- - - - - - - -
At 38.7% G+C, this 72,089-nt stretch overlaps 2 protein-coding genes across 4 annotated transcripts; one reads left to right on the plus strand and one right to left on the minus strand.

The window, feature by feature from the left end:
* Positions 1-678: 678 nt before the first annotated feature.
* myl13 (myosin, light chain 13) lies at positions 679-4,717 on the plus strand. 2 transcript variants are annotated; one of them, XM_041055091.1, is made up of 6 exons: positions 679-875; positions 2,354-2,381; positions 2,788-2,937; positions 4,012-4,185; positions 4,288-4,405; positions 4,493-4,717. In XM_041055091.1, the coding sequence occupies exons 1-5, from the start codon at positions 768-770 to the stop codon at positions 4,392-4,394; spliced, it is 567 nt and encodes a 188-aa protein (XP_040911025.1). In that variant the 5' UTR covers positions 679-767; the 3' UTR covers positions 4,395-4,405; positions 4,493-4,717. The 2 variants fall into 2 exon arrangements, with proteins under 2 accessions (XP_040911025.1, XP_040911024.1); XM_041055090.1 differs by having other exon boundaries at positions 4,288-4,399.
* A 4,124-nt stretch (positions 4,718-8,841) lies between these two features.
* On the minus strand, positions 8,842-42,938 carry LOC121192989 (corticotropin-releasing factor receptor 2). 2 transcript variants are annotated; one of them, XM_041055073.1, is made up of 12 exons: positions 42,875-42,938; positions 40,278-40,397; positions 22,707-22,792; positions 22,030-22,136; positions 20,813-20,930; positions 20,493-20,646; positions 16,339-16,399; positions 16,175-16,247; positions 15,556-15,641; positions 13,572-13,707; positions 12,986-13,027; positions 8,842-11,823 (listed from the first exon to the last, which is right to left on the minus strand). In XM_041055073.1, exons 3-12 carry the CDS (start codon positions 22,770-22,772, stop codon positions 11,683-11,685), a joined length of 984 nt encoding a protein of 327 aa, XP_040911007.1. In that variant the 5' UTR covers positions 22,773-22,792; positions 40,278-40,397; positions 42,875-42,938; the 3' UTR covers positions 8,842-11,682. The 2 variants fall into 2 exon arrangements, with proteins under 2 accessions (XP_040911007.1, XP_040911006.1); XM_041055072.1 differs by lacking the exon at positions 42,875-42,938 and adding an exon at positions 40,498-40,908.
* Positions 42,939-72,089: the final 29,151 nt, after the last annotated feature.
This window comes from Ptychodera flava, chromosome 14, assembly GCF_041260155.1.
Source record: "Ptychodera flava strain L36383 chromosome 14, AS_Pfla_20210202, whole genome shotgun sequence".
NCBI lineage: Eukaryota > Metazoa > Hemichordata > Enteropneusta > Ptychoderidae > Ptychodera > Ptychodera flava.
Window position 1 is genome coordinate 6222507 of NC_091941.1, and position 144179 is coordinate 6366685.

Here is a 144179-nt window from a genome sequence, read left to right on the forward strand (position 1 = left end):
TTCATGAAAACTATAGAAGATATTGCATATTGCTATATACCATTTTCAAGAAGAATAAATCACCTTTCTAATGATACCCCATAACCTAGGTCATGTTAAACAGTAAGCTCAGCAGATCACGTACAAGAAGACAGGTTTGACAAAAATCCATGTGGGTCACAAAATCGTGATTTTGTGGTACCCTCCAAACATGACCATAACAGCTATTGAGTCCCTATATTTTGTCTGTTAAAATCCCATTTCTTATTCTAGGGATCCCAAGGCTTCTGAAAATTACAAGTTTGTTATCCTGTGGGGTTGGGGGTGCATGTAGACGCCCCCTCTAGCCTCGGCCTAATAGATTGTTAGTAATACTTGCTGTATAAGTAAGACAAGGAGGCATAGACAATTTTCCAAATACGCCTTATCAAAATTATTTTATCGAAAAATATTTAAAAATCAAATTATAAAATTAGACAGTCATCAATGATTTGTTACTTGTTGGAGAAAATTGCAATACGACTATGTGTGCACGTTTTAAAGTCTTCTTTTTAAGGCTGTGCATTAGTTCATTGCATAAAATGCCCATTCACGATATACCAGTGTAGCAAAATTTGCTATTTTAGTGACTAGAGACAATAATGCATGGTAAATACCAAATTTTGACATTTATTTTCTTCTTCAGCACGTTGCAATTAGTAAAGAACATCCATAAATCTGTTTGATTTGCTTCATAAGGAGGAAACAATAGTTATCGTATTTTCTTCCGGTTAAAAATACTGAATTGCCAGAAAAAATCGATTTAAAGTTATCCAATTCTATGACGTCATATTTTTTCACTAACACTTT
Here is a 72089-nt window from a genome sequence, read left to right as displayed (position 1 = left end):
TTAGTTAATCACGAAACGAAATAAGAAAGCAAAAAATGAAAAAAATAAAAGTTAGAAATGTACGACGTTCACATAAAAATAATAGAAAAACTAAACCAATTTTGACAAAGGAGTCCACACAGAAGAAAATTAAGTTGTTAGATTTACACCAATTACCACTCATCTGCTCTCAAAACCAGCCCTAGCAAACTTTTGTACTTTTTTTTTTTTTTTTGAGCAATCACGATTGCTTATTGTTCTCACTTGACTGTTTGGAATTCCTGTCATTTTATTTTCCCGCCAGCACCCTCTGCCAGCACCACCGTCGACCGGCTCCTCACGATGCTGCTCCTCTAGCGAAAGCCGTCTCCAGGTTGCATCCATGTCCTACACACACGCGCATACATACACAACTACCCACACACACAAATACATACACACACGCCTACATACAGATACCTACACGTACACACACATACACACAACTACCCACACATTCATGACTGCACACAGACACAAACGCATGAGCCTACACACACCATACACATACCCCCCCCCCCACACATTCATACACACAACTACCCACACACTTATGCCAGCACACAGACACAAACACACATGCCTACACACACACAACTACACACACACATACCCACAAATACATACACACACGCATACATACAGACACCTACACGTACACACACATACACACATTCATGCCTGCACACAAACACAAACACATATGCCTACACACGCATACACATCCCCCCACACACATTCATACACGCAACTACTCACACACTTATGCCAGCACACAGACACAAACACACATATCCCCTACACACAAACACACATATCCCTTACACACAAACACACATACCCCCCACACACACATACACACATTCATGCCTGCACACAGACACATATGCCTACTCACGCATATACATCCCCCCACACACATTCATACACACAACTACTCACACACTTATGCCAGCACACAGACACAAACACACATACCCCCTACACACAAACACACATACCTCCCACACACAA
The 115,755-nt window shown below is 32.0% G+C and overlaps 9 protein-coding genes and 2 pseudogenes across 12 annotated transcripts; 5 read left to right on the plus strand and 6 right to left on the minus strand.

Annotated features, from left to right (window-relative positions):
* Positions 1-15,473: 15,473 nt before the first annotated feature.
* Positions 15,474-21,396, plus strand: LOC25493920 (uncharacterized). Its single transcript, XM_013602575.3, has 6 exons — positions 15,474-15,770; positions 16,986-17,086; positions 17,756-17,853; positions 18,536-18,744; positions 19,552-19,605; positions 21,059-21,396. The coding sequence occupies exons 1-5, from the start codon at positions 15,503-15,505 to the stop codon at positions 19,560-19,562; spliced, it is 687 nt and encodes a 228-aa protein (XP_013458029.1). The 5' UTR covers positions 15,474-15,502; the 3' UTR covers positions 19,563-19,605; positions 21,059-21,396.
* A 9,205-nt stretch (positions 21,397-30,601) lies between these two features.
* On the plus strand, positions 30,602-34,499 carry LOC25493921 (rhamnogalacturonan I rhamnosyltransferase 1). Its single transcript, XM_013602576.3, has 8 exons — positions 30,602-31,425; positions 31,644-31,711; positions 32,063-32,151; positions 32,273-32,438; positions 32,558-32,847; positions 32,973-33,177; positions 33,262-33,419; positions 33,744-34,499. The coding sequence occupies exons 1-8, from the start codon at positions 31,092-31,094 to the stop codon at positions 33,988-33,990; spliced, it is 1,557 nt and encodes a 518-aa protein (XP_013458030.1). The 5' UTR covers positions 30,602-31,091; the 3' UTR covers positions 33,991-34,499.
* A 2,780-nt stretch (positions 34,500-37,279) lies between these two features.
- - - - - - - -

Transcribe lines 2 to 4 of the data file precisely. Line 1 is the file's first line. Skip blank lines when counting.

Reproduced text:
The window, feature by feature from the left end:
* Positions 1-678: 678 nt before the first annotated feature.
* myl13 (myosin, light chain 13) lies at positions 679-4,717 on the plus strand. 2 transcript variants are annotated; one of them, XM_041055091.1, is made up of 6 exons: positions 679-875; positions 2,354-2,381; positions 2,788-2,937; positions 4,012-4,185; positions 4,288-4,405; positions 4,493-4,717. In XM_041055091.1, the coding sequence occupies exons 1-5, from the start codon at positions 768-770 to the stop codon at positions 4,392-4,394; spliced, it is 567 nt and encodes a 188-aa protein (XP_040911025.1). In that variant the 5' UTR covers positions 679-767; the 3' UTR covers positions 4,395-4,405; positions 4,493-4,717. The 2 variants fall into 2 exon arrangements, with proteins under 2 accessions (XP_040911025.1, XP_040911024.1); XM_041055090.1 differs by having other exon boundaries at positions 4,288-4,399.